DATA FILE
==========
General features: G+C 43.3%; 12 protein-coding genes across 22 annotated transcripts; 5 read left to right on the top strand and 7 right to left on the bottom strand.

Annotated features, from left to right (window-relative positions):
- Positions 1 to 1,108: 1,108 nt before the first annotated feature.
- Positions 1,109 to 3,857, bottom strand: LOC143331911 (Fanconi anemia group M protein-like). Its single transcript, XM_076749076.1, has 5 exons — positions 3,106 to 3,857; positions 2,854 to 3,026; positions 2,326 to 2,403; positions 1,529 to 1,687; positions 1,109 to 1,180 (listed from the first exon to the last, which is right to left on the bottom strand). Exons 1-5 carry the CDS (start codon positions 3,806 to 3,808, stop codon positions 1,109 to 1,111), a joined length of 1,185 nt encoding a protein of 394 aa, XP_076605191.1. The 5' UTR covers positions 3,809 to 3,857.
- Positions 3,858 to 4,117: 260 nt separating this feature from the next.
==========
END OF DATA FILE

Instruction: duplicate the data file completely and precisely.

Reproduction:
General features: G+C 43.3%; 12 protein-coding genes across 22 annotated transcripts; 5 read left to right on the top strand and 7 right to left on the bottom strand.

Annotated features, from left to right (window-relative positions):
- Positions 1 to 1,108: 1,108 nt before the first annotated feature.
- Positions 1,109 to 3,857, bottom strand: LOC143331911 (Fanconi anemia group M protein-like). Its single transcript, XM_076749076.1, has 5 exons — positions 3,106 to 3,857; positions 2,854 to 3,026; positions 2,326 to 2,403; positions 1,529 to 1,687; positions 1,109 to 1,180 (listed from the first exon to the last, which is right to left on the bottom strand). Exons 1-5 carry the CDS (start codon positions 3,806 to 3,808, stop codon positions 1,109 to 1,111), a joined length of 1,185 nt encoding a protein of 394 aa, XP_076605191.1. The 5' UTR covers positions 3,809 to 3,857.
- Positions 3,858 to 4,117: 260 nt separating this feature from the next.